But Kohl is a wealthy man (his net worth has been estimated at $300 million), and city officials have privately squirmed at the idea of a tax break for someone so wealthy, much less a US Senator.
Norquist’s solution to the Bucks’ need for more revenue is to do more ads.
The mayor visited Conseco Fieldhouse, where the Indiana Pacers play, and notes “They advertise on almost every square inch. I was impressed. If it comes to keeping a team and you have to really commercialize it, I think the average Milwaukeean would prefer that. My message to the Bradley Center board was to go ahead and commercialize it.”
One can imagine the Bradley Center board’s annoyance at such a lecture. The board may also feel this approach would upset Jane Pettit, who spent $90 million to create this tribute to her father Harry Bradley. The Bradley Center has clearly concluded it needs tax money for its expansion plans, and that’s where the Wisconsin Center comes in. The latter was chartered by the state as a taxing district (it collects the hotel-motel and car rental tax), which helps pay for the maintenance of the Midwest Express Center, Auditorium and US Cellular Arena. The GMC hopes the Wisconsin Center will adopt the Bradley Center, so its tax base can be used.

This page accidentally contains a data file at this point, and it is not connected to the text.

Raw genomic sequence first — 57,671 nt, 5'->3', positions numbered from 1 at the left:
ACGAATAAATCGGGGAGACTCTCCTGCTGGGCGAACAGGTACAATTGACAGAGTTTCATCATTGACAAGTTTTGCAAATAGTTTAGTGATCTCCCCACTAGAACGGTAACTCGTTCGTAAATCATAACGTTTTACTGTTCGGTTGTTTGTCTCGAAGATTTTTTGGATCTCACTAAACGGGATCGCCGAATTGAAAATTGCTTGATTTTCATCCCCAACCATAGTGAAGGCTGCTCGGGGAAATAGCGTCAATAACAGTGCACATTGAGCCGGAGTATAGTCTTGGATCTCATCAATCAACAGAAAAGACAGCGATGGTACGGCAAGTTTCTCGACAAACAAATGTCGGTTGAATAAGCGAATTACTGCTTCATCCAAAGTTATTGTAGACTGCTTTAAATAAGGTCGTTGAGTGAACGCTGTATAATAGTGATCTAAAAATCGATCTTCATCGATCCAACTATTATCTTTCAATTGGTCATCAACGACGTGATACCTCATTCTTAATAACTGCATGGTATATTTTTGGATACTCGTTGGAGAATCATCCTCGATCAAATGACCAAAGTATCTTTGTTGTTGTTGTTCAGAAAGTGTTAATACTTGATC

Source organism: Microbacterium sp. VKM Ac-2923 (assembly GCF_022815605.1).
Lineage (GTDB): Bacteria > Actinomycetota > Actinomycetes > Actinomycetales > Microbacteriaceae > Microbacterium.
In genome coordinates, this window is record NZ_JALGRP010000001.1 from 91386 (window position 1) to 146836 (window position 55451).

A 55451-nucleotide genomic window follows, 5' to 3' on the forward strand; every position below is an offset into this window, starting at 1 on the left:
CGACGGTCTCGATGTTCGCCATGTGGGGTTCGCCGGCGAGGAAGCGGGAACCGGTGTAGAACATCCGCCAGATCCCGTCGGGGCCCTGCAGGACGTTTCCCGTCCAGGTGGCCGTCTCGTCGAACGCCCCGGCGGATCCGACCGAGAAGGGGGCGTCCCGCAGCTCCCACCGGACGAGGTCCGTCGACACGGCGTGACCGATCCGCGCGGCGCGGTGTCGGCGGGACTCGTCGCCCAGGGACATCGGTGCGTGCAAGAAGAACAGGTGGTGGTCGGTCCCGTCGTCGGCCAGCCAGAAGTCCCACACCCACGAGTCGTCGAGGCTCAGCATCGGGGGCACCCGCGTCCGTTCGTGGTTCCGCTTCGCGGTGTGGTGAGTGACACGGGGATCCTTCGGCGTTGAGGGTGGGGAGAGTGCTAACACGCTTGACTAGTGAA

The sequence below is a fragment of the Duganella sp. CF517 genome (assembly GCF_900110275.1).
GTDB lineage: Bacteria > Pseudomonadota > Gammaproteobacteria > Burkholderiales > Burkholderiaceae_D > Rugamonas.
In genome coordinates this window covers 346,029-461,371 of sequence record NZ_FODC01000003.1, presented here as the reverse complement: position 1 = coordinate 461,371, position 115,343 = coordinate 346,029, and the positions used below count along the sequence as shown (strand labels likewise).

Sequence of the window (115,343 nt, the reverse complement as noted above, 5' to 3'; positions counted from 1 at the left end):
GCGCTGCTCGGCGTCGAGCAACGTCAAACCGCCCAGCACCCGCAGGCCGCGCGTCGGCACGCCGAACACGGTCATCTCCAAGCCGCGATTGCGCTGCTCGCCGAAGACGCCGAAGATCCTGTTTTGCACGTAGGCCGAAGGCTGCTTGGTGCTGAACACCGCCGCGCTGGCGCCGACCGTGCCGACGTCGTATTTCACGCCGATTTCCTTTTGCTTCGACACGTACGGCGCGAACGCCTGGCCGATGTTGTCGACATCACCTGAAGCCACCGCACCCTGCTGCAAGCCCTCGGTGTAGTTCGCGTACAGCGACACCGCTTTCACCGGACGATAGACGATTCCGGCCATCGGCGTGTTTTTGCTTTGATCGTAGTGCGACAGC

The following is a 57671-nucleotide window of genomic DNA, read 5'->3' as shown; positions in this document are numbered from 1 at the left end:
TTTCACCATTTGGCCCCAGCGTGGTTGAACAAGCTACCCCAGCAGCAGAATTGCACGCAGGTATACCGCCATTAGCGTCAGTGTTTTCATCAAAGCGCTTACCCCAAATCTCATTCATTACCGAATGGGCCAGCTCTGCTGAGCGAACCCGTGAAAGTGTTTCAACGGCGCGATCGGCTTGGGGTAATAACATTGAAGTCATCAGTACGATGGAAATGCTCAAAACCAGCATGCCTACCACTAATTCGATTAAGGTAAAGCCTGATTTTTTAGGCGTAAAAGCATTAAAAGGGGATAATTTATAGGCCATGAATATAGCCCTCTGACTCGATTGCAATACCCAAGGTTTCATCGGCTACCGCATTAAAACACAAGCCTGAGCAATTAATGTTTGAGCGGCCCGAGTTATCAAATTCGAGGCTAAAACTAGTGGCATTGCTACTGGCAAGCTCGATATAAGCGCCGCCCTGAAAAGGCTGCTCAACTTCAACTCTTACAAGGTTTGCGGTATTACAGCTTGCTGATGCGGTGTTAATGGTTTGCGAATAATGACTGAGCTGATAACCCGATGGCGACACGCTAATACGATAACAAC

But Frank Gimbel, board chair of the Wisconsin Center, rejects the GMC’s call for making the Bradley center a “subsidiary” of the Wisconsin Center: “What’s a subsidiary going to contribute to the Wisconsin Center, except an open palm? What are we getting except a bill?”
Gimbel is known as a tough negotiator and he makes it clear the Wisconsin Center must be the governing entity for any merger, and will consider some changes in its board to help make that happen. But he cautions, “I don’t give anything away.”